There are three stories about parenting, each sourced from a different perspective. Robin Ince brilliantly depicts the way in which time slows down when your child goes missing at the park. As someone who has experienced fifteen minutes at the beach searching for a child stretch into what feels like hours, this story rang particularly true to me, and I think it can be interpreted in more than one way. (I say that because my husband and I disagreed on what we thought happened.) Then there’s Elis James’ perspective of a divorced father who will do anything to win over his daughter on the one night a week that he sees her. With no supernatural elements in effect, it is this desperation that is the real antagonist. Finally, there’s “Harry” by John Robertson. This story is the “Possum” of the book. You’ll remember that in the last volume, Matthew Holness wrote a story called “Possum” that was so unique and terrifying, other monsters in the book paled in comparison. Robertson’s Harry monster is like this, and it’s described in such a way that it will upset you both on a gory level and also on a level of a parental undertone. The most truly horrific, shiver-inducing story in the book.
In an episode of Book Shambles podcast, Rufus Hound recounts the time he watched Inside No. 9 on TV, went to bed, and dreamt about vampires. He woke up, wrote the dream down, and tried to give it to Reece Shearsmith for an episode of Inside No. 9. Shearsmith politely declined, likely on the basis that the show is a vehicle for he and Steve Pemberton, the writers. However, Hound’s creepy tale, filled with lots of twists and turns, sees the light of day (however unhealthy that may be for the characters in it) as the first story in this volume. One of the lengthier additions to the book, it seems rooted in classic vampire literature, perhaps Nosferatu. It concerns vampires, wannabe vampires, and a very old urn. Toby Hadoke’s story, too, includes an old item with powers. His is a magic effigy: “The Mahog is the link between beast and man.”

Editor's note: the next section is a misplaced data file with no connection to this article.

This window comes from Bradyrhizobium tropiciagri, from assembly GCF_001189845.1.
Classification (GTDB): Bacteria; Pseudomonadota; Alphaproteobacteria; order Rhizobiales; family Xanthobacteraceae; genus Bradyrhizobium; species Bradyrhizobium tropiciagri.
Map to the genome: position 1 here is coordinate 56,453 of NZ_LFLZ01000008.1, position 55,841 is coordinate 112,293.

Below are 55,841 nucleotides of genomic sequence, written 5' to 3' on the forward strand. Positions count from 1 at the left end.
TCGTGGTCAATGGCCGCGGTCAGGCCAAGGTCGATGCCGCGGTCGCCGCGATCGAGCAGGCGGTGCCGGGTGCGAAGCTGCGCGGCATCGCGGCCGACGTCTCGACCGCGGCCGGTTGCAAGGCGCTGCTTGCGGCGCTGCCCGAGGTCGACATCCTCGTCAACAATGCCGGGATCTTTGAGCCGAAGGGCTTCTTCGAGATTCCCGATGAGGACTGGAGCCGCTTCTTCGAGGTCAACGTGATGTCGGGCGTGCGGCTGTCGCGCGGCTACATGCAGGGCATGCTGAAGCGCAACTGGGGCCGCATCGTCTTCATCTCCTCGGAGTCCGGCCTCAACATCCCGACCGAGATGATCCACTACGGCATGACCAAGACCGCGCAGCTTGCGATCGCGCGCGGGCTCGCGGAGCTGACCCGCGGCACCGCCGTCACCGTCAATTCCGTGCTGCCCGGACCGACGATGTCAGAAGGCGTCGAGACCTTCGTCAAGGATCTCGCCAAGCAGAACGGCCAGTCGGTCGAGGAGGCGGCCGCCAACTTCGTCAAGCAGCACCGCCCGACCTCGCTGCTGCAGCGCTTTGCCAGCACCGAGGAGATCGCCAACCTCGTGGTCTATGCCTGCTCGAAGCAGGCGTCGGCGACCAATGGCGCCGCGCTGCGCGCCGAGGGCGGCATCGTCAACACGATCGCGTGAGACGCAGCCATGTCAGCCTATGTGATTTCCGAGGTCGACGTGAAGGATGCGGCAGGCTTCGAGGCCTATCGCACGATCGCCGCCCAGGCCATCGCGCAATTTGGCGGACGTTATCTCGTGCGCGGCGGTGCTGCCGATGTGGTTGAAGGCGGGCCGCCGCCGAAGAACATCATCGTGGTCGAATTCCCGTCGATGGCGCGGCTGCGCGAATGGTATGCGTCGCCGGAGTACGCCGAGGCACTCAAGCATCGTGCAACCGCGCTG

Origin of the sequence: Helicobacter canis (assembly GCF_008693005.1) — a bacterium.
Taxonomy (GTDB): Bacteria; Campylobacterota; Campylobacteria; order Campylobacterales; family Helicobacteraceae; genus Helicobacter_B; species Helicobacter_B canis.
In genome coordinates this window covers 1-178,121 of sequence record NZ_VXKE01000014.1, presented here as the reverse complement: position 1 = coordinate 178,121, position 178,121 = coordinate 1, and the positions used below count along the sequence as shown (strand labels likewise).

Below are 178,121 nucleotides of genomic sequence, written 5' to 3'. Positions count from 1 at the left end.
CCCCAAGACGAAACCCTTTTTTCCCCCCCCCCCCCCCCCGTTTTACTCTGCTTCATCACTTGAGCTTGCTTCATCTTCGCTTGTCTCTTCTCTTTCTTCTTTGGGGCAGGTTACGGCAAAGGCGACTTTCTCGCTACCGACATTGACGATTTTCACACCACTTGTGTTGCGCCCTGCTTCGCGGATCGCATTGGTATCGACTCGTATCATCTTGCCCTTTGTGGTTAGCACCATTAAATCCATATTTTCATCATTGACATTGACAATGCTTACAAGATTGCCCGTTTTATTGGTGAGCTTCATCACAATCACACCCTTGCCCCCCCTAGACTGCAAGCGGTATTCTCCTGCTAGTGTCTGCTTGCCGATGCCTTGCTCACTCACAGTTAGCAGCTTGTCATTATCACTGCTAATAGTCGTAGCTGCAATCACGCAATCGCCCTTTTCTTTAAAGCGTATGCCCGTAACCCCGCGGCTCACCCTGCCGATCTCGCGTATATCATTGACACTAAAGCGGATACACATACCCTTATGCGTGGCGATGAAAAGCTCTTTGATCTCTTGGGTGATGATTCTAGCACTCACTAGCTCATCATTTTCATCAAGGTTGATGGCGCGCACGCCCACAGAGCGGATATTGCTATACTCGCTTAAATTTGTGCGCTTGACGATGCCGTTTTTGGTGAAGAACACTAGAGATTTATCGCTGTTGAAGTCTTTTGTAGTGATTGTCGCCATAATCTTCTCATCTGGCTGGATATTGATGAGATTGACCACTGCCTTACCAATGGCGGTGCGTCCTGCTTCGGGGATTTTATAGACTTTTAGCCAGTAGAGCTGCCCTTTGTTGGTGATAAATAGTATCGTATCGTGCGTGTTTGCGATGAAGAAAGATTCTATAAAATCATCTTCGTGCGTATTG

Almost in the same vein, both Andrew O’Neill’s and Stewart Lee’s stories involve prophesies about the coming of a great beast. O’Neill’s, in which the writer is also the main character, takes a more traditional approach of calling forth the beast via ancient languages scrawled in a church basement. Lee’s turns toward the myth of evil music that summons a portal between the world of the living and the world of the dead. This is not a surprise given Lee’s interest in music, which you’ll be familiar with if you’ve heard him on the radio or read his novel The Perfect Fool. You may remember I’d dubbed Lee’s contribution to the first Dead Funny volume as the best of the collection. Here, both O’Neill’s and Lee’s stories are excellent.
Finally, we have some no-nonsense, no-paranormal, good old fashion murders. Natalie Haynes’ benefits from paranoia that creeps into her characters’ marriage. Isy Suttie’s and James Acaster’s both seem to have taken the “Write a list story” prompt. Luckily, they’re both grade A writers. Suttie’s subtlety is appreciated. She doesn’t treat the reader like they’re stupid. Acaster writes to-do lists written by both the murderer and the victim. The juxtaposition of the two letters as well as the juxtaposition of what was planned and what actually happened make for a story that is both unsettling and funny.
JAIME POND IS THE EDITOR OF ANGLONERD. SHE LIVES AND WORKS IN NYC. FOLLOW HER ON TWITTER.